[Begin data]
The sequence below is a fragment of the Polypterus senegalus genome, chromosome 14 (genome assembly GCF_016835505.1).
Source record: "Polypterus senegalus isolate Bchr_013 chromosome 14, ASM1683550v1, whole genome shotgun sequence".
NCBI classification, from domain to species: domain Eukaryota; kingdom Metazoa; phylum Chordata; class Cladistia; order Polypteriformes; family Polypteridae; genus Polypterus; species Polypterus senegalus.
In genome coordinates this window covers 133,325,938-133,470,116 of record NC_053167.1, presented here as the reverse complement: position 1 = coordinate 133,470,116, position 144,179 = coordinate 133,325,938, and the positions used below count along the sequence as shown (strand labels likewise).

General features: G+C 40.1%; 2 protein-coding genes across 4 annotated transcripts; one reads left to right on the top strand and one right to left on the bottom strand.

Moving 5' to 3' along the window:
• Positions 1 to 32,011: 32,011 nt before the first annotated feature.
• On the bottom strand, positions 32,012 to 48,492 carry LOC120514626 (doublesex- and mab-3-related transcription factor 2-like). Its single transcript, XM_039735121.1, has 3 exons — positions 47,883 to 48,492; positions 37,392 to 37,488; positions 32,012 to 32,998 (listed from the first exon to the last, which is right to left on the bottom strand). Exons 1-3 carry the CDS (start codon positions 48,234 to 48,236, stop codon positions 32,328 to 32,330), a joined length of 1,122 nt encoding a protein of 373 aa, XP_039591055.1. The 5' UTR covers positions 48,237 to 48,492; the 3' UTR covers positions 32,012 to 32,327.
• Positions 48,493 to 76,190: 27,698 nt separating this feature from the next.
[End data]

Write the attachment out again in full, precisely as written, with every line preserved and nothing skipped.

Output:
The sequence below is a fragment of the Polypterus senegalus genome, chromosome 14 (genome assembly GCF_016835505.1).
Source record: "Polypterus senegalus isolate Bchr_013 chromosome 14, ASM1683550v1, whole genome shotgun sequence".
NCBI classification, from domain to species: domain Eukaryota; kingdom Metazoa; phylum Chordata; class Cladistia; order Polypteriformes; family Polypteridae; genus Polypterus; species Polypterus senegalus.
In genome coordinates this window covers 133,325,938-133,470,116 of record NC_053167.1, presented here as the reverse complement: position 1 = coordinate 133,470,116, position 144,179 = coordinate 133,325,938, and the positions used below count along the sequence as shown (strand labels likewise).

General features: G+C 40.1%; 2 protein-coding genes across 4 annotated transcripts; one reads left to right on the top strand and one right to left on the bottom strand.

Moving 5' to 3' along the window:
• Positions 1 to 32,011: 32,011 nt before the first annotated feature.
• On the bottom strand, positions 32,012 to 48,492 carry LOC120514626 (doublesex- and mab-3-related transcription factor 2-like). Its single transcript, XM_039735121.1, has 3 exons — positions 47,883 to 48,492; positions 37,392 to 37,488; positions 32,012 to 32,998 (listed from the first exon to the last, which is right to left on the bottom strand). Exons 1-3 carry the CDS (start codon positions 48,234 to 48,236, stop codon positions 32,328 to 32,330), a joined length of 1,122 nt encoding a protein of 373 aa, XP_039591055.1. The 5' UTR covers positions 48,237 to 48,492; the 3' UTR covers positions 32,012 to 32,327.
• Positions 48,493 to 76,190: 27,698 nt separating this feature from the next.